Greener than Green

07/09/2008 | By Richard L. Fricklas

The focus in the roofing business this past year has been on energy conservation, sustainability, green roofs, and recycling. In terms of “new,” not much has been introduced in the way of roofing products and systems.

Perhaps this is due to the shrinking number of manufacturers in the roofing business through mergers and acquisitions, the achievement of stable and reliable roof systems, the attainment of commodity status for TPOs, or the fact that we have optimized roof performance, and gains will be harder to come by in the future.

Recently published data reveals that there are satisfactory alternatives to reflective roof coatings, such as ballasted roof systems, cool pigmented coatings for metal roofs, and the use of vented tile systems. This is good news for individuals who do not find white roofs particularly attractive, especially when dirt and mold build up, or when coatings start to crack and peel, requiring recoating. Energy-conserving pigments also offer alternatives to white, reducing the potential for glare complaints while offering more attractive earth tones.

The jolting increase in the cost of petroleum appears to be a permanent shift – one that will challenge us for years to come. Petroleum-based built-up roofs (BURs) and modified-bitumen (MB) systems may be especially hard hit. MB has survived in Europe, even though the cost of petroleum has been extremely high for decades since it used far less bitumen than the conventional BUR system.

In a 1992 issue of RSI magazine, a table was provided of the costs of energy that were current at the time.






















U.S. (Then)
U.S. (Now)



(For related information on the average cost of electricity in the United States, visit the Energy Information Administration website.)

Since it appears that the United States is just catching up to the rest of the world on petroleum prices, we should not expect a reversal to the good old days.
It is also evident from last month’s issue of Roofing News that we have maxed out on savings from increasing the minimum R-value of roof insulation. (ASHRAE 90.1 has recently raised the minimum R-value required for most commercial buildings to 20 from 15, with just a marginal improvement in energy savings.) We need to find and implement other ways to conserve energy.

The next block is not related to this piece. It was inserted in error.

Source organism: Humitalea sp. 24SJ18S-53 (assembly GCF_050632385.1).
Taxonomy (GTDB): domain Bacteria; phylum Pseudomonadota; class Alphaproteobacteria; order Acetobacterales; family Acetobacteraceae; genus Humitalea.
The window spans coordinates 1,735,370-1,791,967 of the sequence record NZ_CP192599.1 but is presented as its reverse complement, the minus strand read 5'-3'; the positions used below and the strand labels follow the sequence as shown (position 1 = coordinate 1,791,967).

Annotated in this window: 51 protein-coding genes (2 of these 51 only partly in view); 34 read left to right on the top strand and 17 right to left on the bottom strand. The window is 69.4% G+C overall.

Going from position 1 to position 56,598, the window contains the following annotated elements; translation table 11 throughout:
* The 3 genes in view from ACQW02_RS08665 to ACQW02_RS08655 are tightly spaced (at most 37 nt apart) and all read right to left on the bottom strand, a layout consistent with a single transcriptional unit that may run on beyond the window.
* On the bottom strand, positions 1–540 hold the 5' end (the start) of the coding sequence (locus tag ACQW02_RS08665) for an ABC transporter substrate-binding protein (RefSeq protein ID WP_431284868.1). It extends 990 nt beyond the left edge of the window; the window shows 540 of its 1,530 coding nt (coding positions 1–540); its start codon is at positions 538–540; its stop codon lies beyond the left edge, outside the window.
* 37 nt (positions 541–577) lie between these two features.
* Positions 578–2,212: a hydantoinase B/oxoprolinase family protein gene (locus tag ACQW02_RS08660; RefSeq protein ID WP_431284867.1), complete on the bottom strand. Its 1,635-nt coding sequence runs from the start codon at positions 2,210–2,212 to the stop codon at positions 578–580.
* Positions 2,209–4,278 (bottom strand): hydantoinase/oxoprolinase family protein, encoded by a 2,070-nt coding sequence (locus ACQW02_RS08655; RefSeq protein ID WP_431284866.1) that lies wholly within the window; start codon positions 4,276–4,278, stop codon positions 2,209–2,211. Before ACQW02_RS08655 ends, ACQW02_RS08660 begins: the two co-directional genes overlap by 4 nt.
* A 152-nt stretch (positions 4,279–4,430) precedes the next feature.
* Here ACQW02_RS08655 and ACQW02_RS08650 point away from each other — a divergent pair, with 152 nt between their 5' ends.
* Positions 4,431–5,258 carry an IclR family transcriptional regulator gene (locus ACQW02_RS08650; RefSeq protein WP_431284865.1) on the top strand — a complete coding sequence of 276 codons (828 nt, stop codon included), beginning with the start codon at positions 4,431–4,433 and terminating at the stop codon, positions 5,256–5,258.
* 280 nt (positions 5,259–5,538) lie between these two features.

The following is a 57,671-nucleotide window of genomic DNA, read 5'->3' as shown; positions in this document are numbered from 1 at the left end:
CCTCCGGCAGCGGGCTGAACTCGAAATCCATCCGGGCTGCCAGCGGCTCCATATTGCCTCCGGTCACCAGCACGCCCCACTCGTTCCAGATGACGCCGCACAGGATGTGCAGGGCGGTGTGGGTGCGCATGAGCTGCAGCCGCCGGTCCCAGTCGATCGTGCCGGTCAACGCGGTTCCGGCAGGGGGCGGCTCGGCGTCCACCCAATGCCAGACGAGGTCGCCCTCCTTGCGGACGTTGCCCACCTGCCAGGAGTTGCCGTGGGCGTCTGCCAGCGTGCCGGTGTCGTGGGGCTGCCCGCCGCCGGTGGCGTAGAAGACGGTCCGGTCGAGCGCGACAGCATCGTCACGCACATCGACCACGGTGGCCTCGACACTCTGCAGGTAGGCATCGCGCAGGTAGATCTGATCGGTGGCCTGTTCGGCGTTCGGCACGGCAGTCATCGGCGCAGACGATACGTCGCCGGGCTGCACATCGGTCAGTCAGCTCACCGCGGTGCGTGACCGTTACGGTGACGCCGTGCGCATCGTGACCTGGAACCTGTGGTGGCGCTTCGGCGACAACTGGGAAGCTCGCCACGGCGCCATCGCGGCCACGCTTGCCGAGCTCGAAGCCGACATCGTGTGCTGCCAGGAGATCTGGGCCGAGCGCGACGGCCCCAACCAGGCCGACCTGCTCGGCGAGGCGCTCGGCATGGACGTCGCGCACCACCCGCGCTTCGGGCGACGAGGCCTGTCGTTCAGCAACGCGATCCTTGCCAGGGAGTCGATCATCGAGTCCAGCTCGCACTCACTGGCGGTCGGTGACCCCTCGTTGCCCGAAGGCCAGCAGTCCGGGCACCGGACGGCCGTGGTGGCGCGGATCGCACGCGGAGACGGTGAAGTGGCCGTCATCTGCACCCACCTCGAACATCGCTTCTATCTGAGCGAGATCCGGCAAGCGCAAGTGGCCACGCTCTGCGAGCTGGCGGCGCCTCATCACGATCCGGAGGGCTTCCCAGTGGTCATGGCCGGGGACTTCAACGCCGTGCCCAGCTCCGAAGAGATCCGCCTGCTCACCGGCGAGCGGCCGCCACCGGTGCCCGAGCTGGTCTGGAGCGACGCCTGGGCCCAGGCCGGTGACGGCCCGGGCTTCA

Let’s consider some possibilities:





Increase durability

Delay disposal
(save cost of disposal and new roof)

Increased maintenance expenditures

Upgraded systems are available

Increase thermal mass

Reduce reliance on reflective coatings and aged R-value of foams

Increased weight

Concrete roof decks and ballast provide thermal lag

Increase slope

Better drainage;
conversion to sloped roof from flat may allow use of shingles;
attic improves ventilation

May cost more to make conversion

Sloped roofs require less maintenance

Increase drainage

Tapered insulation available

Best when reroofing

Able to redirect water to drains

Estimating the longevity of current roofing systems is very complex due to the number of variables. In 1996, members of Raleigh, NC-based RCI Inc.-The Institute of Roofing, Waterproofing, & Building Envelope Professionals were polled on their estimates of the effect of certain variables on membrane roof life. The following results were reported in the September 1997 issue of RCI’s Interface magazine.

Using a 3-ply BUR applied directly over Isoboard, respondents estimated an average roof life of 12.1 years.

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